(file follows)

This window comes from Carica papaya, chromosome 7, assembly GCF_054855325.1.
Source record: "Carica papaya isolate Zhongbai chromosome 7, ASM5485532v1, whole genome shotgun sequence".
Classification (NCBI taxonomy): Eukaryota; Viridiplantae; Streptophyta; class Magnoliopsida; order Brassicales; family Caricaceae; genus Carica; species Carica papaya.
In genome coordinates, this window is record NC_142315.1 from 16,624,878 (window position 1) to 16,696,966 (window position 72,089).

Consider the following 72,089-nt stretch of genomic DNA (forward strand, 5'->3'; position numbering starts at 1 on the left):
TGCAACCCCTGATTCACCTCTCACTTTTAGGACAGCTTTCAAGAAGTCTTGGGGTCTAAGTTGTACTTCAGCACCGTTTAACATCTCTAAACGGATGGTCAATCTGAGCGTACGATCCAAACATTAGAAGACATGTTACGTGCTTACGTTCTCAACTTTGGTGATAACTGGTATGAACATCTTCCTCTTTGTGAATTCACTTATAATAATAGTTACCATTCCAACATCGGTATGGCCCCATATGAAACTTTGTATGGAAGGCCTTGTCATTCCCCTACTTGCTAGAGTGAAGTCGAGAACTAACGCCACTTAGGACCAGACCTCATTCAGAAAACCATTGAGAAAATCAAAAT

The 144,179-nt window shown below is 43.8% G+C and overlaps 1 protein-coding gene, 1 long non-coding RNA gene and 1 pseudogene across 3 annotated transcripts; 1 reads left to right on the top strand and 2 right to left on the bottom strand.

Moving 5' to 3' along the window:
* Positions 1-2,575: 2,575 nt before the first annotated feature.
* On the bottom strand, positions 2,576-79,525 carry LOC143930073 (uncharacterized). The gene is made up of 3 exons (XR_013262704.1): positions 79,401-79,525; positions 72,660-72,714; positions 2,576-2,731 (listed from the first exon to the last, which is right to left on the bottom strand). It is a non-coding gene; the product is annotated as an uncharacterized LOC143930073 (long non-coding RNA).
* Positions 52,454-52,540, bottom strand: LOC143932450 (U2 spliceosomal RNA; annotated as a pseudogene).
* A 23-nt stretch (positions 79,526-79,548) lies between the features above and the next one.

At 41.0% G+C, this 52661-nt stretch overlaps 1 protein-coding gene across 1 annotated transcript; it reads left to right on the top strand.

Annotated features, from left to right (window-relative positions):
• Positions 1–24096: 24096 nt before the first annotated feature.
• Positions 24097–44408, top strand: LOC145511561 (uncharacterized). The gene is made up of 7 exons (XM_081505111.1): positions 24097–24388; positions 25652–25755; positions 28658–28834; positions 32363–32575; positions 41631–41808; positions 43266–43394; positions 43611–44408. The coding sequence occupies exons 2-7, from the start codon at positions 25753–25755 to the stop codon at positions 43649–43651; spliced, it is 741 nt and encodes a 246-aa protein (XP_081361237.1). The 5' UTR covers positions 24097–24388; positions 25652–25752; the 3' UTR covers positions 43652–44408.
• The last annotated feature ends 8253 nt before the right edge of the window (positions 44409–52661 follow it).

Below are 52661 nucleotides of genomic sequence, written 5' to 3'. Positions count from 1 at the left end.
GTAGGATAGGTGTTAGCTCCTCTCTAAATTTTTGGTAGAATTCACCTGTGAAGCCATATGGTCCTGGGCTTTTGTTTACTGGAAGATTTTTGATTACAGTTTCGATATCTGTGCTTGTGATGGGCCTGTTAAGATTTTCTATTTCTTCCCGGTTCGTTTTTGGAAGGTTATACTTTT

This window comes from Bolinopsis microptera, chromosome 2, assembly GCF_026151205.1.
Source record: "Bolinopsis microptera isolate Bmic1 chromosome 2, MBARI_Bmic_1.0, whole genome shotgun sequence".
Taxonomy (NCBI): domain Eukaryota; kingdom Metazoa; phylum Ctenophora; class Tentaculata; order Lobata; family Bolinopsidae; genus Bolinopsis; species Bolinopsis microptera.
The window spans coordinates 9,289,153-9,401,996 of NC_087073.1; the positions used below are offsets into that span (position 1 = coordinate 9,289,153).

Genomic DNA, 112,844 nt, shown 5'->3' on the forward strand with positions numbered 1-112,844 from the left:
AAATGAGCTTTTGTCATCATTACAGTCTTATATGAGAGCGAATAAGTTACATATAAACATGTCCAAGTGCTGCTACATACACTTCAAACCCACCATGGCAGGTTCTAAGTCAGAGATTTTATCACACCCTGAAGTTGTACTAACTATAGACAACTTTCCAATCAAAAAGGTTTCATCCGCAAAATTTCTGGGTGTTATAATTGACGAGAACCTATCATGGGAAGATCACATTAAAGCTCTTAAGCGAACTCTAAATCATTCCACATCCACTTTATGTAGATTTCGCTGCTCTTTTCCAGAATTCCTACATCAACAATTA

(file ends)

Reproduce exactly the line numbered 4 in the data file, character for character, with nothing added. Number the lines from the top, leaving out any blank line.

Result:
In genome coordinates, this window is record NC_142315.1 from 16,624,878 (window position 1) to 16,696,966 (window position 72,089).